Left to right, it remains pretty unchanged. Conservatives are a minority. Only now, they are a minority not in power because of split progressive votes.

      Delete
    2. It will be interesting to see if Trudeau follows through on election reforms, as it's the current system that's given him power. It's similar with Harper and the Senate, the desire is there, but the will and ability may be lacking.

      As for 60% of voters voting "against" Trudeau, the main issue is that of secondary choices. I suspect many LPC votes were for their second favourite party, but more of an anti-Harper vote, than a pro-LPC vote.

      Conversely, I believe support for the CPC is mostly their own plus a few swing Blue Liberals.

      Looking at the Nanos "second choice" matrix from Oct 8-10 (last one I'd downloaded before), 34% of CPC voters, 49% NDP voters, 35% Green voters, and 6% Bloc voters liked the Liberals and Trudeau as a second choice. In most alternative voting system, that would be enough to give a majority of votes. On the flipside, the CPC had 20% support of LPC voters and 9% everyone else.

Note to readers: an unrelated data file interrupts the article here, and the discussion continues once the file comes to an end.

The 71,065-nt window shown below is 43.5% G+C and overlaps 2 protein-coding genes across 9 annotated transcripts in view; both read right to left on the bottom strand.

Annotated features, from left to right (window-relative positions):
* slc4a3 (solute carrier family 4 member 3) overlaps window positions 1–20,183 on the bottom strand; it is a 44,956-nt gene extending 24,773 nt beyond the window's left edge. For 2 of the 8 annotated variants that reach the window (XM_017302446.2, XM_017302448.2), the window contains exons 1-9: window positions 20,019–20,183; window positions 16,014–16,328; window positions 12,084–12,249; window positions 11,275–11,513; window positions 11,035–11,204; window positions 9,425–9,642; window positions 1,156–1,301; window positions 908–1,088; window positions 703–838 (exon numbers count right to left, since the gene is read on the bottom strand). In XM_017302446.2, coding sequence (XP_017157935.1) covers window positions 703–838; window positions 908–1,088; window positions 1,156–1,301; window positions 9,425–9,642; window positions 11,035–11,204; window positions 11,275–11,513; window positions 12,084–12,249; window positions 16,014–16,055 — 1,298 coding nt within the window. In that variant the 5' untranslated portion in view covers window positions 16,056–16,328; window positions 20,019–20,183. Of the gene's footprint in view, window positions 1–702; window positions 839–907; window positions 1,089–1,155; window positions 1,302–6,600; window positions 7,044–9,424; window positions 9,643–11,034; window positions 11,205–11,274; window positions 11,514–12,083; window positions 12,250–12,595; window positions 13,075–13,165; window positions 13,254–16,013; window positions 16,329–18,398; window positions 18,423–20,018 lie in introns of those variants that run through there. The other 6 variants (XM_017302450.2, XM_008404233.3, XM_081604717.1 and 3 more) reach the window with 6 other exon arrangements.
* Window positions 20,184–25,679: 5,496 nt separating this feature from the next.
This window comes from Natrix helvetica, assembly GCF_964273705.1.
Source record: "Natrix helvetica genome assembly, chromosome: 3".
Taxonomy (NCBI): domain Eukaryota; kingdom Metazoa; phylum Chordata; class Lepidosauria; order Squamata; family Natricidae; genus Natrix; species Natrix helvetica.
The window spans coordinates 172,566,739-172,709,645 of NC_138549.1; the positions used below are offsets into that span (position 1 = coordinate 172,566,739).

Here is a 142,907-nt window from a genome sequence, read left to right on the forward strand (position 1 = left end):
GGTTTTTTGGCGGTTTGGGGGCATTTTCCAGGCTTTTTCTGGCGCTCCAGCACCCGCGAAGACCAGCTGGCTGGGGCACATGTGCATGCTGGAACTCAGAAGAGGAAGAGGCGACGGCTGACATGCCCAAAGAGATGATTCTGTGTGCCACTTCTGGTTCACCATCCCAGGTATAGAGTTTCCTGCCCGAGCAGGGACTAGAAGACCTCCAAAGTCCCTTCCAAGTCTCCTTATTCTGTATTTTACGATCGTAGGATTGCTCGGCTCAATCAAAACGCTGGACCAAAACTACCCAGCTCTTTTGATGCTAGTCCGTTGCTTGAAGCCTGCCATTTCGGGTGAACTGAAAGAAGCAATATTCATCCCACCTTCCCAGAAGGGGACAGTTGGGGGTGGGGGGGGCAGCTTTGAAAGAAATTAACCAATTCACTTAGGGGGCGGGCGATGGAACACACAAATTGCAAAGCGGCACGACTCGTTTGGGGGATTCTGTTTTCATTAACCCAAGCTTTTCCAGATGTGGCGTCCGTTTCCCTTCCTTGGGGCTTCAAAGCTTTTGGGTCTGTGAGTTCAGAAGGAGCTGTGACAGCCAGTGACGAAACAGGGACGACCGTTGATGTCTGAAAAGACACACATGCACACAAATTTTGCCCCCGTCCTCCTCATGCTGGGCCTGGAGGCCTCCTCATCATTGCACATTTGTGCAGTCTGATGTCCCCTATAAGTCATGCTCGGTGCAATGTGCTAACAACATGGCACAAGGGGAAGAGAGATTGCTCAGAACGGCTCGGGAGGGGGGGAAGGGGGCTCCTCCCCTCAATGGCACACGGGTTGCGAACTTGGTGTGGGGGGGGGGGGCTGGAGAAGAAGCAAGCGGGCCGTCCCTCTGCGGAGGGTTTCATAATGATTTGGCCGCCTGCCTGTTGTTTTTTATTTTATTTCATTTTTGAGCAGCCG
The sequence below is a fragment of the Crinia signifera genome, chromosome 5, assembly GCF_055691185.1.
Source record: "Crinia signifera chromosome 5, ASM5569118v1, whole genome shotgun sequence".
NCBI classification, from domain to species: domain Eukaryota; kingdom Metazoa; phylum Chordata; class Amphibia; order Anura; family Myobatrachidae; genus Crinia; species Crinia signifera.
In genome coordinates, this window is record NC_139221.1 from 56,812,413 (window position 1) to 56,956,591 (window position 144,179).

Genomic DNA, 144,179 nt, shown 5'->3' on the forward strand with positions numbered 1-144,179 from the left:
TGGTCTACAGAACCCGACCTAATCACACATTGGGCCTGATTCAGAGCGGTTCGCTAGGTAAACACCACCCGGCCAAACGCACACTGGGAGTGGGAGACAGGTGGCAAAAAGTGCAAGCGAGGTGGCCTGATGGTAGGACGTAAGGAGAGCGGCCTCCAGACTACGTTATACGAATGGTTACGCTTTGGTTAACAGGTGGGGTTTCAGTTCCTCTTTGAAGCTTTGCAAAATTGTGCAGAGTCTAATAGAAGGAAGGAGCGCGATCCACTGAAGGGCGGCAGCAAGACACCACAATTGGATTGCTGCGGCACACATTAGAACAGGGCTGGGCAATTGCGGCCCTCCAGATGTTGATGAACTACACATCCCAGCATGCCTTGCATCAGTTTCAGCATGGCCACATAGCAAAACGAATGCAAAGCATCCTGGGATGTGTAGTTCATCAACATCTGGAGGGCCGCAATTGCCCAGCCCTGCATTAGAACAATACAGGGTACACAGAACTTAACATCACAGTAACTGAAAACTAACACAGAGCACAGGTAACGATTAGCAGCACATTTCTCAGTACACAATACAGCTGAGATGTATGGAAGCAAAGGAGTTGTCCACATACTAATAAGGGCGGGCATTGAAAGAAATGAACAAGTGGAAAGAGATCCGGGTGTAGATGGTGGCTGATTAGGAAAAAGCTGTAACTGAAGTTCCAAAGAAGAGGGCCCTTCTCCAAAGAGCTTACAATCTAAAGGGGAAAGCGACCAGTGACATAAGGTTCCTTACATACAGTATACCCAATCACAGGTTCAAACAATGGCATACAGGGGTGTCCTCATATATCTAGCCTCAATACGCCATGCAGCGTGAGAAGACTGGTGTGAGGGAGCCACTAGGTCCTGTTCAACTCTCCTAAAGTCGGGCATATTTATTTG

I'm not aware of the specific numbers from 2011, but the sentiment was that while a plurality of voters put down CPC, low turnout plus the nascent ABH movement lead to calls that it was unrepresentative. It's about equal to Alberta PC/WR complaining about vote splitting, while the NDP would probably have won regardless.

      Delete
  62. My only disappointment was that the Harper Conservatives still managed to hold onto to 99 odd seats.
    In the last days I thought the Liberals might pull off a majority but not as big a one as they got.
    My only regret is that the NDP took such big losses.
    Mulcair has principals and deserved a better result.
    It is amazing how close the polls called it in the closing days.

    ReplyDelete
  63. I'm just happy to see a majority government. Majority governments are better governments.

    ReplyDelete
  64. Eric was accurate at the extreme ends of the polls for each party.

    ReplyDelete
  65. Just want to add my voice of thanks. You made sense of all of the poll results. Can't stress enough how much I got out of your work.